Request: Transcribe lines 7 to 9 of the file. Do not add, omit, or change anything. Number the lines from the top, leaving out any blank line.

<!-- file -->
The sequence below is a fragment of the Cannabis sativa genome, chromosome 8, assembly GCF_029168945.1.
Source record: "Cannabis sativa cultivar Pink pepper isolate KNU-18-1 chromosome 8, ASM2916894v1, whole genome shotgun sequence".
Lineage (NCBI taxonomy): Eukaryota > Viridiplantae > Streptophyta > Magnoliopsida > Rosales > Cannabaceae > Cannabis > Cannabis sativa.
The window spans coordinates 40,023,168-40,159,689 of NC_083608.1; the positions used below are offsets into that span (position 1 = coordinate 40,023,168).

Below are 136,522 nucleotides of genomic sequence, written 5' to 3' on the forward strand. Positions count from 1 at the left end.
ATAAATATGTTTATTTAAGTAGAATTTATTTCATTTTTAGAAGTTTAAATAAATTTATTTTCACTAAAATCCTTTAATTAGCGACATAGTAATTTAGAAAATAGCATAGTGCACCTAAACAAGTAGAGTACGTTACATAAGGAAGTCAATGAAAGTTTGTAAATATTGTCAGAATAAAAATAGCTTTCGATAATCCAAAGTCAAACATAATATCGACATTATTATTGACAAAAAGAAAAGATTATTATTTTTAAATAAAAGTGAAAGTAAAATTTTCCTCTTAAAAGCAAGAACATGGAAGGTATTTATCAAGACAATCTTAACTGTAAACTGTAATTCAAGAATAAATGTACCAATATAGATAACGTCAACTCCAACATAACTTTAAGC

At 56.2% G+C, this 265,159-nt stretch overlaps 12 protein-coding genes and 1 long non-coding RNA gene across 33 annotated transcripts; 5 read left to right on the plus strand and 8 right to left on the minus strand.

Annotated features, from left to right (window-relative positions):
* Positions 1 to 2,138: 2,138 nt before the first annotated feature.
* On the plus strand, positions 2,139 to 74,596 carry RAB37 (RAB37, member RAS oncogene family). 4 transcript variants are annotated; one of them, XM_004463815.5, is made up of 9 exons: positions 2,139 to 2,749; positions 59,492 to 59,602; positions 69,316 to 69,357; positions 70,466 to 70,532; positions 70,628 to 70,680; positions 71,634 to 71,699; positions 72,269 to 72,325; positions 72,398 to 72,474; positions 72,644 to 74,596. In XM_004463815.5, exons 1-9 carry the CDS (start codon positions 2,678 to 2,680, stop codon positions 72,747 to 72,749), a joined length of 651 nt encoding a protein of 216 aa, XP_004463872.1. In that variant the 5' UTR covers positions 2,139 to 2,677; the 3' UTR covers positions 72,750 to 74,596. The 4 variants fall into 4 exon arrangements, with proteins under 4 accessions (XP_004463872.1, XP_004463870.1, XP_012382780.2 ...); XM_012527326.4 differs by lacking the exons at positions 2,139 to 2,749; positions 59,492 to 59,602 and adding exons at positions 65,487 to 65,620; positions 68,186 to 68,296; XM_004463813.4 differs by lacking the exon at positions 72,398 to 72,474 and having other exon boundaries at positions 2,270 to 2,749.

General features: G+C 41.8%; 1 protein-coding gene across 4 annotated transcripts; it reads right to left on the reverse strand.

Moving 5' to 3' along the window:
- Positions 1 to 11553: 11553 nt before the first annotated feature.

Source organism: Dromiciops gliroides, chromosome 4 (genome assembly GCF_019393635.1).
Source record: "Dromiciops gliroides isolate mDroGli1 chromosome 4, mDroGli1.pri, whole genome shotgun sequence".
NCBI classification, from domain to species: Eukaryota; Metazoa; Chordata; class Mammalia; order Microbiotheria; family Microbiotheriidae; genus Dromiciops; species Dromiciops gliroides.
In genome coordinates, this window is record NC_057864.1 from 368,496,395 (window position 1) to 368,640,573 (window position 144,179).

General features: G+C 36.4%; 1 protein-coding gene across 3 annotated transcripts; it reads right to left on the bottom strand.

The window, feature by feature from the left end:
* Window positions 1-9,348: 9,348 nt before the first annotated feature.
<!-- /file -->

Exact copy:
At 56.2% G+C, this 265,159-nt stretch overlaps 12 protein-coding genes and 1 long non-coding RNA gene across 33 annotated transcripts; 5 read left to right on the plus strand and 8 right to left on the minus strand.

Annotated features, from left to right (window-relative positions):
* Positions 1 to 2,138: 2,138 nt before the first annotated feature.